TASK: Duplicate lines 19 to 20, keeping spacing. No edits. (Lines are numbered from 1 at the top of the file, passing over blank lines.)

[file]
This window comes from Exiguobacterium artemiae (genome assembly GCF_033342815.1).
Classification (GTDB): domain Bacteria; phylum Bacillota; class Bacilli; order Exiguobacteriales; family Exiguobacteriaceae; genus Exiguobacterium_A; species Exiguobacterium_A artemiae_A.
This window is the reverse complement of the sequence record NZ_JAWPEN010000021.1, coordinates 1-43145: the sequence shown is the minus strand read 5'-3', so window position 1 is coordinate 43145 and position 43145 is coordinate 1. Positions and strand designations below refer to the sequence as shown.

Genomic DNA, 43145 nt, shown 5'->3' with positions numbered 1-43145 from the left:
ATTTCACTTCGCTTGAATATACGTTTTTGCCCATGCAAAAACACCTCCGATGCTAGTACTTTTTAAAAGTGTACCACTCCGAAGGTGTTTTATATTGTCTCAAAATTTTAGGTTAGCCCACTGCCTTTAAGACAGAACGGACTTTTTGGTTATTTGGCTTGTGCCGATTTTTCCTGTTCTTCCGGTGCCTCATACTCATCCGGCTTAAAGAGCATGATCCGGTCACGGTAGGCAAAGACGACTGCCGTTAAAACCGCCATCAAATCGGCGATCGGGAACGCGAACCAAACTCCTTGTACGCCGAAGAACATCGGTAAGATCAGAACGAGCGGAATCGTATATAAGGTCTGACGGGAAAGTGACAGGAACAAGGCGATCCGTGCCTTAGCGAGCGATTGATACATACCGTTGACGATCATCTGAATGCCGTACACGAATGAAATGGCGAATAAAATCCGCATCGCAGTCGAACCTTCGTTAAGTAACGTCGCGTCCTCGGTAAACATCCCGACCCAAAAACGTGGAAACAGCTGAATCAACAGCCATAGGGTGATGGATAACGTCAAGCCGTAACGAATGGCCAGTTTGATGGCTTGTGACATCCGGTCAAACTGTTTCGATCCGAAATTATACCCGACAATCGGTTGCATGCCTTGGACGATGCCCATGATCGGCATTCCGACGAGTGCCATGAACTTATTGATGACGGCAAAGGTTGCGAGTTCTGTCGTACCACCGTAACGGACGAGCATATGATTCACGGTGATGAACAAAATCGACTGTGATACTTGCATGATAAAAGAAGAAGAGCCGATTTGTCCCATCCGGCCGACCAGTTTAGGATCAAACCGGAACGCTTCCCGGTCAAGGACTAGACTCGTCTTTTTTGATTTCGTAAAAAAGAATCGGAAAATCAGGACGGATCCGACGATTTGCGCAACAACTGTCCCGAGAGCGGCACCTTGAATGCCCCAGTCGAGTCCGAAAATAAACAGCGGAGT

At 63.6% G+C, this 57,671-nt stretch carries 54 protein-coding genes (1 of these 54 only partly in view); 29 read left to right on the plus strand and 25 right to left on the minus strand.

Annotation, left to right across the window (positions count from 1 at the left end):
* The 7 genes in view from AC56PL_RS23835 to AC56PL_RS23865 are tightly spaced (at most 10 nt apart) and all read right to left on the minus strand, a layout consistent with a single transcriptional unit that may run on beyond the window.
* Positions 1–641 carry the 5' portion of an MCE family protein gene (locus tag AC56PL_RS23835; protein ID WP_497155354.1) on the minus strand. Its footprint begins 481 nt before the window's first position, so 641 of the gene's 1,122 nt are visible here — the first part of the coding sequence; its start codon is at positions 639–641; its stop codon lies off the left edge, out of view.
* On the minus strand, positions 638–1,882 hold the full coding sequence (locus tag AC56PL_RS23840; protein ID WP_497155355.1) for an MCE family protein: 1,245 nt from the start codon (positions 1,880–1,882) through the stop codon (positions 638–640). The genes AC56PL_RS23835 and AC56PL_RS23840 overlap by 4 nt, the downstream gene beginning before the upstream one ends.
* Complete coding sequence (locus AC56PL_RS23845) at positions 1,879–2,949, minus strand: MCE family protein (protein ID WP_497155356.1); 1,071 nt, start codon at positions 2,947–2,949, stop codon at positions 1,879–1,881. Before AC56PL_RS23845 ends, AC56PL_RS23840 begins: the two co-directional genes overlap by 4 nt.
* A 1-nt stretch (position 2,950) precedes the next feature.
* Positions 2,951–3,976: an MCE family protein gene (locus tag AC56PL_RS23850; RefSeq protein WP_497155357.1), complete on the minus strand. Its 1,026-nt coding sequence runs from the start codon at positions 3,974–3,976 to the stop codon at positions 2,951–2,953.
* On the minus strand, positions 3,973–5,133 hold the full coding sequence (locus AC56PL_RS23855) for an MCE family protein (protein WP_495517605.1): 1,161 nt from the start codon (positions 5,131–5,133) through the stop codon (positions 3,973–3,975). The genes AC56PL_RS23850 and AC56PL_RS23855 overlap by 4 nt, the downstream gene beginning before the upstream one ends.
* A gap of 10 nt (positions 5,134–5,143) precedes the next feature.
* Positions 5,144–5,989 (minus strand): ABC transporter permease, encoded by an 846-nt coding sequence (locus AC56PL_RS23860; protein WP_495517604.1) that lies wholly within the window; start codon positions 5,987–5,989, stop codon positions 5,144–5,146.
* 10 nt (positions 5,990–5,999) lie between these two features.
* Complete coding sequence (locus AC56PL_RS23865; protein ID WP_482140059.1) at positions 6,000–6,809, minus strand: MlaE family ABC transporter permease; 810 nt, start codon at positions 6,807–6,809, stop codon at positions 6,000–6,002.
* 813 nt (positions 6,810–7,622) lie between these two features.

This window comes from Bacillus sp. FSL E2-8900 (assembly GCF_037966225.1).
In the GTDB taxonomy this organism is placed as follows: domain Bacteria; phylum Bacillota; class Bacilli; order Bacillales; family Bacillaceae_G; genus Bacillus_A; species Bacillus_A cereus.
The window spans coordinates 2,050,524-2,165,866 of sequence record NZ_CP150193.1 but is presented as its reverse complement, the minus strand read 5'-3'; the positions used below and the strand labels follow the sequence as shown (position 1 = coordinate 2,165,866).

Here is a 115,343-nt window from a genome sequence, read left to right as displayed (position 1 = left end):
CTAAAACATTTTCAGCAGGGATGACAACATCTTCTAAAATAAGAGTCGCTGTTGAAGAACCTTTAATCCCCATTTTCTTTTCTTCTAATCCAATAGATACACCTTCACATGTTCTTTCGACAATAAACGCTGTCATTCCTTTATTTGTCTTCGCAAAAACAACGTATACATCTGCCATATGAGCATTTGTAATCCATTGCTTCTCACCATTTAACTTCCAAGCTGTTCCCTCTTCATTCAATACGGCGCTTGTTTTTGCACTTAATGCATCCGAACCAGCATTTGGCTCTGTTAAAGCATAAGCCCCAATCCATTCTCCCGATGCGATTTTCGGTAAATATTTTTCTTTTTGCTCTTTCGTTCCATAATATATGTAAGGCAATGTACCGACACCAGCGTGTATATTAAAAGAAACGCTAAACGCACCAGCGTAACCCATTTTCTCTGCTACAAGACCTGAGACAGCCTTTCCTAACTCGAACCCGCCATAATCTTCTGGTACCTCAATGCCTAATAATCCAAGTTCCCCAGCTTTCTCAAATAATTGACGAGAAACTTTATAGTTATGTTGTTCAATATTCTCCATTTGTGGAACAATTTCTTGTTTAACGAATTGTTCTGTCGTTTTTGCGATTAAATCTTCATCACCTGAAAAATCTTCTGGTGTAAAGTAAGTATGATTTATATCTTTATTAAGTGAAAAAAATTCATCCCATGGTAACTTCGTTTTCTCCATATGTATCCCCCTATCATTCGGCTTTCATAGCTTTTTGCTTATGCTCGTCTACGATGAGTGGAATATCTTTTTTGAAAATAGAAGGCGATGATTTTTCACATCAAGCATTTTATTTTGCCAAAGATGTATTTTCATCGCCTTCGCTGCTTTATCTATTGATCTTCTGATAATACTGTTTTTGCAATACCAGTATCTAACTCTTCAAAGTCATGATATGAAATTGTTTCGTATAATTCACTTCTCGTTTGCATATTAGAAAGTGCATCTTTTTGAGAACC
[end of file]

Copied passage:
* 813 nt (positions 6,810–7,622) lie between these two features.

This window comes from Bacillus sp. FSL E2-8900 (assembly GCF_037966225.1).